The rubyforge gems model may not be perfect, but damnit people, when there’s a gem update I know that it has actually been tested somewhat and it’s not just whatever random point HEAD happens to be at, at that point in time, by some random Joe who just bought TextMate.
I just finished reviewing Rails 2.3 Nested Object Forms. While a very nice and “magical” feature, I’ve got to admit that I’m really not that crazy about how it works.
There are a bunch of basic functional elements to building out a popular Rails app that I've never really seen explained in one place, but we had to learn the hard way while building Posterous.
theman is a super simple "framework" that uses god/rufus-scheduler to create long running workers that do things at certain times.
A couple of Railsconfs ago, Courtenay and I did indeed discuss
If you know Ruby and you want to write applications for Mac OS X or the iPhone, you’re in a great place to start! This concise and content-packed 80-minute screencast will teach you what you need to know to start programming in Objective-C.
ObjectiveResource is an Objective-C port of Ruby on Rails' ActiveResource. It provides a way to serialize objects to and from Rails' standard RESTful web-services (via XML or JSON) and handles much of the complexity involved with invoking web-services of any language from the iPhone.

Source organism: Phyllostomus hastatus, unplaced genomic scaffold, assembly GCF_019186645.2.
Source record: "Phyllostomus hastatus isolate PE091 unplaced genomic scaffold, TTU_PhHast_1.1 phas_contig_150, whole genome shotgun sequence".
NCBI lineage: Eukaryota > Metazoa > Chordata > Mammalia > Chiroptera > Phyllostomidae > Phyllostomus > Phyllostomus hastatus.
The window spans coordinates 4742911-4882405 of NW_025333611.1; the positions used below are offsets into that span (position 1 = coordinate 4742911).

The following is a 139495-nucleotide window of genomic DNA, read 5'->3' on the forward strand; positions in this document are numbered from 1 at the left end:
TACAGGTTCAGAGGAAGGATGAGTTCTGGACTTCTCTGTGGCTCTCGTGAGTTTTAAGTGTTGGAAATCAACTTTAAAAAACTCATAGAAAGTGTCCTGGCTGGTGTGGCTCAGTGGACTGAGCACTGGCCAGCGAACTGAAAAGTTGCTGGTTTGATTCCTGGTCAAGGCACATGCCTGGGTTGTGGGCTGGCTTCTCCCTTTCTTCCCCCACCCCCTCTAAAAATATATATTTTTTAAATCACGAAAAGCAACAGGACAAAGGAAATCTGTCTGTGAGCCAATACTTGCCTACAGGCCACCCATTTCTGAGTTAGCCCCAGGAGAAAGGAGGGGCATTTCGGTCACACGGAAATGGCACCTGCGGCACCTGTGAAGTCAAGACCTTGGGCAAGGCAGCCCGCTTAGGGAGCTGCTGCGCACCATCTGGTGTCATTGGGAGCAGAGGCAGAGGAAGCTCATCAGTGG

Squirrel is an enhancement for ActiveRecord’s find method that allows programmers to query the database using a more Rubyish syntax.
Learn everything you need to know about Scaling your Rails app through 13 informative Screencasts produced by Gregg Pollack with the support of New Relic.
Noel Rappin discusses ways to keep up with edge Rails.
Pocket Informant for the iPhone doesn't just simply let you view your daily events but lets you really work with them. So many calendar or task applications are either too hard to use or too simple to be useful. Pocket Informant takes eight years of mobile experience and brings a fresh perspective to the iPhone user.
Until some future version of HTML gives us new native controls to use in a browser, at Google, we’ve been playing and experimenting with controls we call “custom buttons” in our apps (among other custom controls).
i keep looking for ways to help people 'get' REST. not URLs or HTTP Methods; but REST itself - in a nutshell. so here's a new angle i've started playing with: "REST Upside Down."